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Lorraine Pester 03-03-2015 09:24 AM

Packing Tape Ribbons and Cellophane
1 Attachment(s)
Here is a photo that always makes me smile:

This is from my "Weeds" series. The original was just a photo of weeds taken a few years ago on a trip to California. I abstracted it and inverted the resulting colors using Photoshop Elements 8 for Mac. It frequently finds a home on my desktop because of the curves, curls and color.

Hope I did this right.

Sharon Passmore 03-05-2015 11:12 AM

Hi Lorraine,
I hope you don't mind me posting this in the thread.

Sharon Passmore 03-05-2015 11:15 AM

I do like the colors very much. The digital manipulations have taken something earthy and made it ethereal and light.

Lorraine Pester 03-05-2015 07:32 PM

You say it so much better than I. Thank you, Sharon.

Ann Drysdale 03-09-2015 09:53 AM

Do you still have the original photograph? If so, I'd love to see it.

Lorraine Pester 03-10-2015 10:34 AM

2 Attachment(s)
The first photo here is the original photo

This second one is the ramped up version done in Aperture to get the color channels at a maximum before sending it to Photoshop Elements

Ann Drysdale 03-10-2015 04:24 PM

That's intriguing. I wouldn't have recognised it as weeds to start with; there is only the one trace of green in the original - and I can't quite see what that has become in the final version.

I don't know what all technical language means, but I love what the changed colours have done to the texture in the second one. Though the blue hurts a bit, the deepening of the neutral colours does wonderful things to the texture.

I find the final picture a bit water-coloury for my taste, but the effects of the technique are fascinating.

Lorraine Pester 03-10-2015 07:21 PM

Thank you Ann.

The purpose of that second step is to make whatever contrast/texture more usable in the final photo. That strip of green was cropped; you won't find it there.

Yes, it is water colorish; that is something that I prefer, particularly in my modified southwestern photos. In line with that preference, I am learning to do Chinese brush painting techniques, using paint, brushes and paper. I have some photos that I've modified that have resulted in appearing like they are Chinese brush painted.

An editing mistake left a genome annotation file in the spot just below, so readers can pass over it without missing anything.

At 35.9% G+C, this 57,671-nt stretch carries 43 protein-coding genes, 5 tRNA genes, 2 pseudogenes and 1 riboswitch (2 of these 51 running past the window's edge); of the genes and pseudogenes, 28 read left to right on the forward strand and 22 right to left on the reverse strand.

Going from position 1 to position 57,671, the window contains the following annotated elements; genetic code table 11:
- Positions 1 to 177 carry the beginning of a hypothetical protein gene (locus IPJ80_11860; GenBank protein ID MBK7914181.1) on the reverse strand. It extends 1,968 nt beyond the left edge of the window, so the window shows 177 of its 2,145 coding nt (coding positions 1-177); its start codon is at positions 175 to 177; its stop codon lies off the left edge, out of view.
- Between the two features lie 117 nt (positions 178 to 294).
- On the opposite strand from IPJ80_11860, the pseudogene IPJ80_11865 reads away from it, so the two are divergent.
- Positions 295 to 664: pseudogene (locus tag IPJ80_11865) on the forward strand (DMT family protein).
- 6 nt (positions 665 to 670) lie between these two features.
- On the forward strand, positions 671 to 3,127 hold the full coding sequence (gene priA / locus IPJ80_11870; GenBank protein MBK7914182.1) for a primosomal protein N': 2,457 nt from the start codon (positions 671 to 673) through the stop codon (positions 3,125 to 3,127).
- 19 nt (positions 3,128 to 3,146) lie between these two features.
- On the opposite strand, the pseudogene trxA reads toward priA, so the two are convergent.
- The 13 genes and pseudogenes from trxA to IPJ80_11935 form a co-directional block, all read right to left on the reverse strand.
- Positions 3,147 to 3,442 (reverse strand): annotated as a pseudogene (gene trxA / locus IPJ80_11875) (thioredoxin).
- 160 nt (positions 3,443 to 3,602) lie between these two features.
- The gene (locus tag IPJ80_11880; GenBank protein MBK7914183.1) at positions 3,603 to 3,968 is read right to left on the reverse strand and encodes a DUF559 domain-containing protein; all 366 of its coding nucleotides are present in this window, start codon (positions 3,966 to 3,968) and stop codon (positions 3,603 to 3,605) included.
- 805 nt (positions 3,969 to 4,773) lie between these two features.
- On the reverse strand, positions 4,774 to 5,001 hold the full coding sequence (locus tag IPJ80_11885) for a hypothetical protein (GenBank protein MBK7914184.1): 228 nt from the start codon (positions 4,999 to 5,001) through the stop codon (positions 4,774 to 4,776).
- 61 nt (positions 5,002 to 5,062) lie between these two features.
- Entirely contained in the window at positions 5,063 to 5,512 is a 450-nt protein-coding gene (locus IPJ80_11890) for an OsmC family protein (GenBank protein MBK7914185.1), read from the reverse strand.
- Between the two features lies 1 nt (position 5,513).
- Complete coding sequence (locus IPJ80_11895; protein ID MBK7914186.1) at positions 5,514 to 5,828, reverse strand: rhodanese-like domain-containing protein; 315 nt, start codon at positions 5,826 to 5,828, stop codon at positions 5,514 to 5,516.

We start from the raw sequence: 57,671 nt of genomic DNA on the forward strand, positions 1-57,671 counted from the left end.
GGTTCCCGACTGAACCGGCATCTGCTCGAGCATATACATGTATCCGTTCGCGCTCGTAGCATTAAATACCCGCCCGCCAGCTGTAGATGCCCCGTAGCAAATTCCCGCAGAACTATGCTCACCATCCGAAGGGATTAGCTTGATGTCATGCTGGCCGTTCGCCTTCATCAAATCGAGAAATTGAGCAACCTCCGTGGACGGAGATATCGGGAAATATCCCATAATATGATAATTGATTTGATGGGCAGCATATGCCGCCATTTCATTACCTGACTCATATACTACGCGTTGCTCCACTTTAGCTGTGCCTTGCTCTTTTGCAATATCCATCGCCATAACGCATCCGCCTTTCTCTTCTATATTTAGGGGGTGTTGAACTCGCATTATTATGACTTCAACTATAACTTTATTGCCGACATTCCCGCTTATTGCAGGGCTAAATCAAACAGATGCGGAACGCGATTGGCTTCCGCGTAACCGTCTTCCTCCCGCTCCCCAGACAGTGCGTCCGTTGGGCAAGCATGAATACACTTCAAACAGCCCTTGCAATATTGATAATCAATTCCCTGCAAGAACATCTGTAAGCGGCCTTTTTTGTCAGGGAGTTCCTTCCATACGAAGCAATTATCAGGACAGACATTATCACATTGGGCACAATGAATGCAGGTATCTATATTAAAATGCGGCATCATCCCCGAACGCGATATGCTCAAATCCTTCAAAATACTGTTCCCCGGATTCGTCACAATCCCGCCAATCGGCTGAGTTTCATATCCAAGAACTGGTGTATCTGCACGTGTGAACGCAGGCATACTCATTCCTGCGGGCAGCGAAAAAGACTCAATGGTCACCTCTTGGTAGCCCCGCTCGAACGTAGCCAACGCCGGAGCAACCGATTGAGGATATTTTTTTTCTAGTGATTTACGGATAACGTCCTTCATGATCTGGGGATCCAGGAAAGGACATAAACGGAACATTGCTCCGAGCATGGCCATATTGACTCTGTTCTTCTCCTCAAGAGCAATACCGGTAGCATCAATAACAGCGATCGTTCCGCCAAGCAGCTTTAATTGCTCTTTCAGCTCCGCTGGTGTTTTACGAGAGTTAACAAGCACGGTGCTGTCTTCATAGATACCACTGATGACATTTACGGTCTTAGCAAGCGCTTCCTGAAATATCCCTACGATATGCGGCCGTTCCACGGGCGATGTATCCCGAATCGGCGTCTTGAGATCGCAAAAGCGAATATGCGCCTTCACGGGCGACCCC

Ann Drysdale 03-11-2015 03:47 AM

I like the idea that you are inspired by your digital adaptations to attempt to produce the same effects, hands-on and one-off. In fact, the thought delights me.

I am still worrying at the notional question "what is art?" and, by extension, "what isn't?". (If only because it makes such a change from having to answer the question "what is poetry?")

Discussions (as here) of process and intention really help with both those questions, which I often think can only be answered in our own voices, with the words "look" and "listen".

I am not inspired by the first picture; it's just what's left of irises or such, collapsed over the first showings of what Spring may become. Covering, cherishing, soon to be sacrificed to the first bonfires; things I understand because I know how it feels to be in gardens, and the now of them. (Oh, no! you snipped the new growth and not the debris...)

The second picture is also highly combustible. It is wood shavings, the results of the workings of a perfectly-sharpened block plane. I can almost smell them, I could almost identify the types of wood. Knowing, because you told me, that my woods were your weeds made me smile.

The third picture, "your" picture, has moved away from what I know and become frippery, giftery, quilly-bits that no longer move me. You have lost me along the way but have found the feeling of the loaded brush, the varying pressure of your own hand. May you find joy in it - and thank you.

Lorraine Pester 03-11-2015 07:51 AM

I look at each photograph as a jumping off place. Whatever the original photo is about, my continuing question is 'What else can I do with it?' as I manipulate it digitally. Yes, the resulting photos are often(usually) light years away from anything recognizable. What I enjoy is that moment when a manipulated image works for me. Frequently the pleasure comes from a comparison of how the image started life.
I don't think regular visual artists have that flexibility of try this, try that. They look at a subject and decide how they want to portray it. I look at my photo and I start generating versions. Heck, I do the same thing when I write poetry. I swear my mind exists solely for the purpose of version generation. I get all the versions out there, and then decide what I like best. Sometimes, I like none of it; all those versions get set aside for later evaluation/trash.

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